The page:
Tenpas added that there are penalties should AEP fail to comply with the settlement, which requires the company reduce and cap sulfur dioxide and nitrogen oxide emissions by more than 813,000 tons annually.

The agreement calls for a 79 percent reduction in sulfur dioxide emissions, responsible for acid rain, from 2006 levels by 2018.

In addition it requires a 69 percent cut in emissions of nitrogen oxide, a key ingredient in smog, from 2006 levels by 2016.

The result will be cleaner air for mid-Atlantic and Northeastern states and should save some $32 billion annually in public health costs, said Grant Nakayama, U.S. Environmental Protection Agency assistant administrator for enforcement and compliance assurance.

"Less air pollution from power plants means fewer cases of asthma and other respiratory illnesses," Nakayama said. "This is truly an historic day for the United States."

Some $24 million of the money earmarked for environmental remediation projects outlined in the settlement will be distributed among the states who joined the litigation -- Connecticut, Maryland, Massachusetts, New Hampshire, New Jersey, New York, Rhode Island and Vermont. Projects include efforts to clean up lands in Shenandoah National Park as well as waters of the Chesapeake Bay.

"This is a significant outcome for the quality of life and health of all New Jersey residents," said state Attorney General Anne Milgram. "Over time, New Jersey has taken any number of regulatory steps to reduce its own sources of pollution. However, emissions from upwind, coal-fired plants such as those impacted by this agreement have continued to pose a safety and health threat. This agreement will result in a substantial reduction in those potentially harmful emissions, and at the same time provide funding for projects that are environmentally beneficial."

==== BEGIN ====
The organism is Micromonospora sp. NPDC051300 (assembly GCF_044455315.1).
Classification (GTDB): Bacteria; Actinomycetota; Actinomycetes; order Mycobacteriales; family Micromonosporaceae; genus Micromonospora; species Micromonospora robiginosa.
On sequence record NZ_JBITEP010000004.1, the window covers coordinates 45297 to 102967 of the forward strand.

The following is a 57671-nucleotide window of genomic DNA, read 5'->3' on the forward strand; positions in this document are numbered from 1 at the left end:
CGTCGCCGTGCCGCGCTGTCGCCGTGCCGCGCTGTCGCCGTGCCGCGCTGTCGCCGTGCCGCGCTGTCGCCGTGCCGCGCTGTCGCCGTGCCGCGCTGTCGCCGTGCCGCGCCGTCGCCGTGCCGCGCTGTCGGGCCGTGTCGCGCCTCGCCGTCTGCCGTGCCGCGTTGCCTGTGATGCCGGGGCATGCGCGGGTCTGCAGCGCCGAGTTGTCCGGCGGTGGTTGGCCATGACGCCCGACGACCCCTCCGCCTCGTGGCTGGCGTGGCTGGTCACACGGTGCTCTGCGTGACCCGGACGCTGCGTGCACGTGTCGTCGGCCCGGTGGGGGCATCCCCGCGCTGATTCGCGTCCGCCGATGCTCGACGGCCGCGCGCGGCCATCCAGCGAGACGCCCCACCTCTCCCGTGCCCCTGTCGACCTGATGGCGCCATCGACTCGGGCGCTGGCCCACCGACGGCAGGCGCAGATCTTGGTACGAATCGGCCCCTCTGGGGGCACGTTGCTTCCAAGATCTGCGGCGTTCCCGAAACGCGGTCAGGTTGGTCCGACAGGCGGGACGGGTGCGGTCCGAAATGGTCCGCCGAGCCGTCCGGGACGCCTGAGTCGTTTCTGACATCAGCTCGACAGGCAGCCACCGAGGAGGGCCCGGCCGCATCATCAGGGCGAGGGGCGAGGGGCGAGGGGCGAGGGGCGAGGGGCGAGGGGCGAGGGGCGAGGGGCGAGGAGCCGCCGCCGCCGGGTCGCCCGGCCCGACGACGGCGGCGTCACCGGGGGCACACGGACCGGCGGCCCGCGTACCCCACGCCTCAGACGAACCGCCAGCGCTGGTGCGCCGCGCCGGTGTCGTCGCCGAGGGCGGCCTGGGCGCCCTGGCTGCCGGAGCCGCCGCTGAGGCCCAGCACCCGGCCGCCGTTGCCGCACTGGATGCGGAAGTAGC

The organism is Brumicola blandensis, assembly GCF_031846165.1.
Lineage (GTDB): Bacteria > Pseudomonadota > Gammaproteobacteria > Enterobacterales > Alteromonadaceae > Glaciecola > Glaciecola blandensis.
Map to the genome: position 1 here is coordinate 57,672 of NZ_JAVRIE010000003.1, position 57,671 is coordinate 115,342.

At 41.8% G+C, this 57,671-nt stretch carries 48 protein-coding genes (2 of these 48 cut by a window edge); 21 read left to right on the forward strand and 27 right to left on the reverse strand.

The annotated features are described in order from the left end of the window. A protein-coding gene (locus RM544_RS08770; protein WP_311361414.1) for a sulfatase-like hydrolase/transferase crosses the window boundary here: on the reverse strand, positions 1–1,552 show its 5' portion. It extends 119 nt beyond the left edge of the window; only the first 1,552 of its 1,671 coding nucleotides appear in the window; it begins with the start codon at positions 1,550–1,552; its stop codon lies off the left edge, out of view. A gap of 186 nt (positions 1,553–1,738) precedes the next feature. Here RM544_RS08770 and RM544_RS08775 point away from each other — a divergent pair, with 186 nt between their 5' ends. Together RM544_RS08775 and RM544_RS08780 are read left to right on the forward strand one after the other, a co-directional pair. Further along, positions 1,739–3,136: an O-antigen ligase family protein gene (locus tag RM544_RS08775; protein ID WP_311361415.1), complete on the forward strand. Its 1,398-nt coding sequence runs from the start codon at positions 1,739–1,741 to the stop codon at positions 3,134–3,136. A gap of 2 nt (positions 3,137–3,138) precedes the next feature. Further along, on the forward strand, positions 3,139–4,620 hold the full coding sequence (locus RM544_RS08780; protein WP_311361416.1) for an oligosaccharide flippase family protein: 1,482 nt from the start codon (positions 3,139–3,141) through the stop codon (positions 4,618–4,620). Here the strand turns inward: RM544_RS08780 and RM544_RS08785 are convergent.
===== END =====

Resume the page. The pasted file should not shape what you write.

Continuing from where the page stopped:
Environmentalists praised the settlement, noting that it forces AEP to make improvements at its plants rather than allowing it to purchase pollution credits or allowances.

"After years of trying to evade installing proper pollution controls, AEP is finally cleaning up their old power plants," said Carl Pope, executive director of Sierra Club." The massive reductions in smog, fine soot and acid rain from these plants will profoundly benefit both public health and the environment."

Sierra Club was one of 14 public interest groups that also joined the settlement as plaintiffs, along with Natural Resources Defense Council, National Wildlife Federation, United States Public Interest Research Group, Izaak Walton League of America, Ohio Citizen Action, Citizens Action Coalition of Indiana, Hoosier Environmental Council, Ohio Valley Environmental Coalition, West Virginia Environmental Council, Clean Air Council, Indiana Wildlife Federation, and the League of Ohio Sportsmen.

© 2007 Environment News Service and reprinted by special permission

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Albion Monitor   October 9, 2007   (